Cafe barriers and market umbrellas are an ideal solution to provide shelter from the sun and protect patrons from the wind and rain. They are an ideal solution for when awnings and verandas are not available and/or not an option. The construction and design of market umbrellas and cafe barriers and the method of securing them safely must adhere to the Council's regulations.
Different councils within the same city can have varying regulations in regard to cafe barriers and market umbrellas. The information Awnet have accumulated in these pages is to be used as a guide only. Please contact your local relevant council for the specific policies relating to your establishment.
Click through to each state to find the information relevant to you.
Victoria, covering 227,600 square kilometres (about the size of the British Isles) is Australia’s second-smallest state. Victoria hugs the tip of the Australian east coast. Located around the shores of Port Phillip Bay is Victoria’s capitol city, Melbourne, with the city itself along beside the Yarra River, just a few kilometres from the bay.
Melbourne is the Australian capitol of fashion and alfresco dining.
Sitting on the south-east coast, New South Wales is the most heavily populated and industrialised state in Australia, with a highly urbanised population. Sydney is Australias oldest European settlement and is the largest and most cosmopolitan city with an ethnic community consisting of more than 100 countries.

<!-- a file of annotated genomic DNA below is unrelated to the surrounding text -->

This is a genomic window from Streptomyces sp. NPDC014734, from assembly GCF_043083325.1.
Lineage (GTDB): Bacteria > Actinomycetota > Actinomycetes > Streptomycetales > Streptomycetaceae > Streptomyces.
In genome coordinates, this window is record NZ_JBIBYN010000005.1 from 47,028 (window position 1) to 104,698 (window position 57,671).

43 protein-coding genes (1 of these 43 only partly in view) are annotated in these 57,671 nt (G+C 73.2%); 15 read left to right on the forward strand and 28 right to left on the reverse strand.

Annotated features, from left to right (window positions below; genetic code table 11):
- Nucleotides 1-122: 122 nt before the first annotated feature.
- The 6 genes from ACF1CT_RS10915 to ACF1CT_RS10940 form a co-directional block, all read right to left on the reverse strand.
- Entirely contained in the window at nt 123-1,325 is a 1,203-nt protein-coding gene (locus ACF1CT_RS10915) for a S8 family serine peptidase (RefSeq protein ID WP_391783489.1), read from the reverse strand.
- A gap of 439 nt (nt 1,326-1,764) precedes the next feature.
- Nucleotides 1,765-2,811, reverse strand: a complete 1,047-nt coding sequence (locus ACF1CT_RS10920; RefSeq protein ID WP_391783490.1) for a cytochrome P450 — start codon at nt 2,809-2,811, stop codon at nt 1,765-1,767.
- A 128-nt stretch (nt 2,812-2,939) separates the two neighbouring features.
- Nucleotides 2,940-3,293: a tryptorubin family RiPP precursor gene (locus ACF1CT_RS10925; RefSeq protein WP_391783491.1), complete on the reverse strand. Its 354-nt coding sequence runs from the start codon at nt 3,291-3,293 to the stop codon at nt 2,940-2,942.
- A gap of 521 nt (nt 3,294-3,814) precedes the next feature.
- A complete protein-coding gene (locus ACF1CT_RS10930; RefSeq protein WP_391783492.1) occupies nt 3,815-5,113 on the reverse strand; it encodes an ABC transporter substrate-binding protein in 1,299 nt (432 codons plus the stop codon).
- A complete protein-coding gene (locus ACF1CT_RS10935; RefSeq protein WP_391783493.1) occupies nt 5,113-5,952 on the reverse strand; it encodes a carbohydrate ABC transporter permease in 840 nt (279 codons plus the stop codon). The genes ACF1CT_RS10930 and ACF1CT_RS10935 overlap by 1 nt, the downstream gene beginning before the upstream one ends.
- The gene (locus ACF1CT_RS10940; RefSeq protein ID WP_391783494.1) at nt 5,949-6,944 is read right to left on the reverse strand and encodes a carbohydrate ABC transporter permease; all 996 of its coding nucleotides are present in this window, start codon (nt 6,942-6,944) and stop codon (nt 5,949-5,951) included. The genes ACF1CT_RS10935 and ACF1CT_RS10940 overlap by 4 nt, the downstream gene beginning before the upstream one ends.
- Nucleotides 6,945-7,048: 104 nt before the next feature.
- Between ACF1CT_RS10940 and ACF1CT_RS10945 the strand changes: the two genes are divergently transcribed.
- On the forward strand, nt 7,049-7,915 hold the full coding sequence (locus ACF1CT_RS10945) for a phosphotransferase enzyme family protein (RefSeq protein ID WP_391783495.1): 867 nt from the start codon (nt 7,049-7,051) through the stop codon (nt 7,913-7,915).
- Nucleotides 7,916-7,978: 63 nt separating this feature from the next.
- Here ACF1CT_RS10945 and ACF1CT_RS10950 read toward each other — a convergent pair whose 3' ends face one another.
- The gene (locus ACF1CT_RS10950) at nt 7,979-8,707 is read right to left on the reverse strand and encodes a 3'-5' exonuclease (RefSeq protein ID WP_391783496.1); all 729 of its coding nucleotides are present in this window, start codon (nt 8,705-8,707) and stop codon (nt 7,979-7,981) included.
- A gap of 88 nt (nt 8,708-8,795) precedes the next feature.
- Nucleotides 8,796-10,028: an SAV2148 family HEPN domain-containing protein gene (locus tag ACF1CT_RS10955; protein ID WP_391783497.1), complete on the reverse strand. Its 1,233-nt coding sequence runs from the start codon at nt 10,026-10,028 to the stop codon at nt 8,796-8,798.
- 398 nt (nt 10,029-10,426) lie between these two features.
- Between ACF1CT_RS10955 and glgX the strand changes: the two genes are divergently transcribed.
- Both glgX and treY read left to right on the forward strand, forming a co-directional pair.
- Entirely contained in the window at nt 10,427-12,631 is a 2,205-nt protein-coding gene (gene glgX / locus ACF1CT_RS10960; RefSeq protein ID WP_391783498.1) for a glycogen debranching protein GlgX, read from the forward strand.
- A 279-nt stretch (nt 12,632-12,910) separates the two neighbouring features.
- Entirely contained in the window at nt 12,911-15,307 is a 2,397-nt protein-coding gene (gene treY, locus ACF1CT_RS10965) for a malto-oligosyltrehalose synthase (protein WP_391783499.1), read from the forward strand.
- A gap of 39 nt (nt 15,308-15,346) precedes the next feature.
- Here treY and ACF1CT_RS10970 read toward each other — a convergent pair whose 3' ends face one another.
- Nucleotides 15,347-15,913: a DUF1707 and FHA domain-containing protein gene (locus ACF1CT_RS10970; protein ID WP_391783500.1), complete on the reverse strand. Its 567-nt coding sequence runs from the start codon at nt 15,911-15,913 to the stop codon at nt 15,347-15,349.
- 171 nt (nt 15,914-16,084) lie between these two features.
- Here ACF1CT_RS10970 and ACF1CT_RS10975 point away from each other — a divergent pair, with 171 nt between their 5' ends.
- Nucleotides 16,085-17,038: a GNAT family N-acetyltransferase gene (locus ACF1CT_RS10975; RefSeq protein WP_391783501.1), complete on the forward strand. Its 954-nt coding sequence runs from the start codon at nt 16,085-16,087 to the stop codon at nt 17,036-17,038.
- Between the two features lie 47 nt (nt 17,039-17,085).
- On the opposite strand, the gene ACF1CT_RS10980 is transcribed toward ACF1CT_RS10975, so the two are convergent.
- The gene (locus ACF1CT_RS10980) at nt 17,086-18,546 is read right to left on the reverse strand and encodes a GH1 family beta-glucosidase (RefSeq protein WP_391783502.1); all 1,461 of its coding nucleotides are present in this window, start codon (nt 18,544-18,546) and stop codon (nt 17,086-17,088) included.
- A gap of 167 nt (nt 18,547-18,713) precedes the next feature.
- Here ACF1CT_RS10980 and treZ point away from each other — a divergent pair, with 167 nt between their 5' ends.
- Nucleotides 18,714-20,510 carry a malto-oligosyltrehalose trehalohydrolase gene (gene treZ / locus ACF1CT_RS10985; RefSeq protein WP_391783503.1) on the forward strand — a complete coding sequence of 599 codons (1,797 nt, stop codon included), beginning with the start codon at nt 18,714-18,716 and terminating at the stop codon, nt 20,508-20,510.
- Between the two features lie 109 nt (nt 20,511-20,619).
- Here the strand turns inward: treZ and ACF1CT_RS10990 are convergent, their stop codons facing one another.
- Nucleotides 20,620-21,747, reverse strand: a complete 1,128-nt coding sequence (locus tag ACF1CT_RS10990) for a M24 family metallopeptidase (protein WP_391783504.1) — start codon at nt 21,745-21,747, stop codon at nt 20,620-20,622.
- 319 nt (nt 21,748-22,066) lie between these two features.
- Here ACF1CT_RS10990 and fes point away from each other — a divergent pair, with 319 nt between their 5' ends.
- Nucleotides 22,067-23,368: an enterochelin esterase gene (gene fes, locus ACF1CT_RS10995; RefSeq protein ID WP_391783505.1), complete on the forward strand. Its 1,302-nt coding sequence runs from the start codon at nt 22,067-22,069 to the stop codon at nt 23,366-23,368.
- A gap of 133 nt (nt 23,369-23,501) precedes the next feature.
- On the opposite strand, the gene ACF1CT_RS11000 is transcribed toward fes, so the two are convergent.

New South Wales is a tourism hot spot with many iconic locations in Sydney alone.
Queensland’s 7400km coast line is home to some of the world’s best beaches and, of course, the Great Barrier Reef. The people of Queensland enjoy a luxurious lifestyle of world class beaches and waterways, national parks, rainforest’s and tropical reefs. Not to mention the climate.
There’s a reason Queensland is called the sunshine state.
Western Australia is Australia’s face on the Indian Ocean. The capital Perth is closer to Jakarta and Singapore than it is to Canberra. The majority of Western Australian residents live in and around Perth.
Western Australia is Australia’s largest State with an area of more than 2,500,000 sq km, and a coastline of 12,500km. Only the narrow Timor Sea separates its northern coastline from the islands of Indonesian and to the south is the Southern Ocean and Antarctica.
South Australia is a wine and food centre with 13 wine regions and a high ratio of cafes and restaurants to residents. Higher than any other Australian city. South Australias wine industry benefits from a variety of terrain, character and climate. Few other regions of the world can match the range of warm and cool-ripening conditions.
Adelaide, the capital city of South Australia, hold the reputation as Australia’s arts capital. A multitude of festivals, a vibrant live music scene, galleries, fashion and design, theatre, architecture.
The Northern Territory covers about one sixth of the Australian continent In central Australia, the Territory is crossed by the east-west ridges of the Macdonnell Ranges, and the internationally known Uluru (Ayers Rock) is near the south-west corner of the Territory.
The ‘Top End’ is a region of savannah woodlands and pockets of rainforest. In the north-east, Arnhem Land rises from the plain and continues to the coast of the Gulf of Carpentaria. Much of the southern three-quarters of the Territory consists of desert or semi-arid plain.
Separated from mainland Australia by the Bass Strait, Tasmania is a land apart a place of wild and beautiful landscapes; friendly, welcoming people; a pleasant, temperate climate; wonderful wine and food; a rich history; and a relaxed island lifestyle.
Tasmania has the luxury of breathing the world’s cleanest air and because of their pure water and fertile soils their wine and food are acclaimed around the world. Tasmania is a natural island, a land of dramatic coastlines, rugged mountains, tall forests and sparkling highland lakes.